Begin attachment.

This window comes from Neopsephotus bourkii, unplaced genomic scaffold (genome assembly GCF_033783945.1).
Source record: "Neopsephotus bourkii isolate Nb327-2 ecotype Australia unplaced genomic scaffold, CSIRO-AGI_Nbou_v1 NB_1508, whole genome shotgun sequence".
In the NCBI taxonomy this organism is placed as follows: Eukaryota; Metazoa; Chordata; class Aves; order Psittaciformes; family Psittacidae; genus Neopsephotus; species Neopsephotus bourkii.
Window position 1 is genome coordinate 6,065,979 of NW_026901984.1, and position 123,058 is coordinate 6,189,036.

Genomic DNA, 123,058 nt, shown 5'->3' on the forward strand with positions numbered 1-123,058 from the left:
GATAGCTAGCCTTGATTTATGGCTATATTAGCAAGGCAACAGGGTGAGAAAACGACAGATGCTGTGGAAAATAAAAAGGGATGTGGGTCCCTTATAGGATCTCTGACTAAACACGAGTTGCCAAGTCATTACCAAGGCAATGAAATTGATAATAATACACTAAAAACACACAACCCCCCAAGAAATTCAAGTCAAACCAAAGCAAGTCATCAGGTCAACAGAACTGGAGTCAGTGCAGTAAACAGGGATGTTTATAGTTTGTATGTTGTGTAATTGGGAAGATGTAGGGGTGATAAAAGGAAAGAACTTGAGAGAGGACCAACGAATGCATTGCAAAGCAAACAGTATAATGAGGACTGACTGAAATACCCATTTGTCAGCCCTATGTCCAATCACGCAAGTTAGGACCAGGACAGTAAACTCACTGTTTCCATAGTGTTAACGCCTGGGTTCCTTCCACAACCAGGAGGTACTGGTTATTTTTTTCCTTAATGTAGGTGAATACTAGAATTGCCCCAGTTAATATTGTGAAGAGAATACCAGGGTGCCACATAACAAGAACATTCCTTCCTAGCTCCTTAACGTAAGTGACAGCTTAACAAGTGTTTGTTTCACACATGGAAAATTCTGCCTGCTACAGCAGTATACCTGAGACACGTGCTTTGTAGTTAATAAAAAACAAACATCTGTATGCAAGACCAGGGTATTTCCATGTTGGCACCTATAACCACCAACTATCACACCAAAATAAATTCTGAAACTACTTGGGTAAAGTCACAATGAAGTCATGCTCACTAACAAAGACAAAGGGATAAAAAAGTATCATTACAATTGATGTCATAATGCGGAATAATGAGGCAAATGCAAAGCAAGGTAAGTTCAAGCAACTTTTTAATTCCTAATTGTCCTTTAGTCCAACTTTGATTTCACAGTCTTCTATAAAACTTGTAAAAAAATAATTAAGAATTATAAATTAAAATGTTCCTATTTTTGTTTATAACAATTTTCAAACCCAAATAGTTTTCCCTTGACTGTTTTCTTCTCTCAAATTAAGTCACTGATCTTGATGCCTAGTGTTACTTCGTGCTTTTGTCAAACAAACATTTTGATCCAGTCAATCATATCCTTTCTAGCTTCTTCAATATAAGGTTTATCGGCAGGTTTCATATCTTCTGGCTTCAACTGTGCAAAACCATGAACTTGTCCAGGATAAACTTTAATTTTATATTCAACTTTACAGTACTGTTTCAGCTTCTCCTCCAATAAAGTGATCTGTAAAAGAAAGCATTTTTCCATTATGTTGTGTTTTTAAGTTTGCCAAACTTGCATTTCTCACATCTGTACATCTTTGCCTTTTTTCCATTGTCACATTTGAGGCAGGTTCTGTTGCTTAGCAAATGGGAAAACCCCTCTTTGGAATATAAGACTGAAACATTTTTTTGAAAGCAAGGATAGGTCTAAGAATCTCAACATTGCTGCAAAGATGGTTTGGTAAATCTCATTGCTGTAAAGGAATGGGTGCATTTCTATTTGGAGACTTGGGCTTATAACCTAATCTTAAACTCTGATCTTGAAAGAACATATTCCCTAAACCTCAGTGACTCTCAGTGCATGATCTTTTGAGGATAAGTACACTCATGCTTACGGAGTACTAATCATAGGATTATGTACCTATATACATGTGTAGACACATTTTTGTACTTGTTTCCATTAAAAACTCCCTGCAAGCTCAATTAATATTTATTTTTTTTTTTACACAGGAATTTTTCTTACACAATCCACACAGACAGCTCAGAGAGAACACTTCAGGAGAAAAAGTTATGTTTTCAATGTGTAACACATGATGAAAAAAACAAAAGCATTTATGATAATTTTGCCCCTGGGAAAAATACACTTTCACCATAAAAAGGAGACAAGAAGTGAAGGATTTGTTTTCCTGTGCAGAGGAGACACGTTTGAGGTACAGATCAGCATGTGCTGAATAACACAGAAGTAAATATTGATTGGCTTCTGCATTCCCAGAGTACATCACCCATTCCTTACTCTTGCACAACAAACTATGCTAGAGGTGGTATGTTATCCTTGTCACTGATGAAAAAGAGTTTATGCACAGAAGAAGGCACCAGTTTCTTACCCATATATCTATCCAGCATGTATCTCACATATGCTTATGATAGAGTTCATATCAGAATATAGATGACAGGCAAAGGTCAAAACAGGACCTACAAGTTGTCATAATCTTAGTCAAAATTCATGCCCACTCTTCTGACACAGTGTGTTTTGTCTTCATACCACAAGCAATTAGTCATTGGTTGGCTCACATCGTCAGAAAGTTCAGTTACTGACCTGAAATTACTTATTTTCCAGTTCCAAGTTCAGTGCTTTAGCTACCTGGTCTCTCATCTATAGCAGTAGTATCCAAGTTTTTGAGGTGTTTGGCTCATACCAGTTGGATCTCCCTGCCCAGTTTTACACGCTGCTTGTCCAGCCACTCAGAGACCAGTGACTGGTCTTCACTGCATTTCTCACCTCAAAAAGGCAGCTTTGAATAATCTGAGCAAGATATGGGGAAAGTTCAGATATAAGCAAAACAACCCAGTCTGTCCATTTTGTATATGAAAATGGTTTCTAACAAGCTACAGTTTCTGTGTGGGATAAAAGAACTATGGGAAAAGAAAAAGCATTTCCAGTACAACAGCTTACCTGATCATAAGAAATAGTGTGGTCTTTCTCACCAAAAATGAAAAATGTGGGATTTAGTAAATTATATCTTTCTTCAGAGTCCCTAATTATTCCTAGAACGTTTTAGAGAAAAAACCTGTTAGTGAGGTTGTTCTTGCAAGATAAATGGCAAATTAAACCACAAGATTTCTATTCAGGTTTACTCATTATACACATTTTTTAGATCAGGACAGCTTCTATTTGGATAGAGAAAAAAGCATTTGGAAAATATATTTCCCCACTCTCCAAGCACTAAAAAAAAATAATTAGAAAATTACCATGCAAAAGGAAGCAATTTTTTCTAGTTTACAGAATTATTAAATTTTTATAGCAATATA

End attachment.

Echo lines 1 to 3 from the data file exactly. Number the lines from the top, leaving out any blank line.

This window comes from Neopsephotus bourkii, unplaced genomic scaffold (genome assembly GCF_033783945.1).
Source record: "Neopsephotus bourkii isolate Nb327-2 ecotype Australia unplaced genomic scaffold, CSIRO-AGI_Nbou_v1 NB_1508, whole genome shotgun sequence".
In the NCBI taxonomy this organism is placed as follows: Eukaryota; Metazoa; Chordata; class Aves; order Psittaciformes; family Psittacidae; genus Neopsephotus; species Neopsephotus bourkii.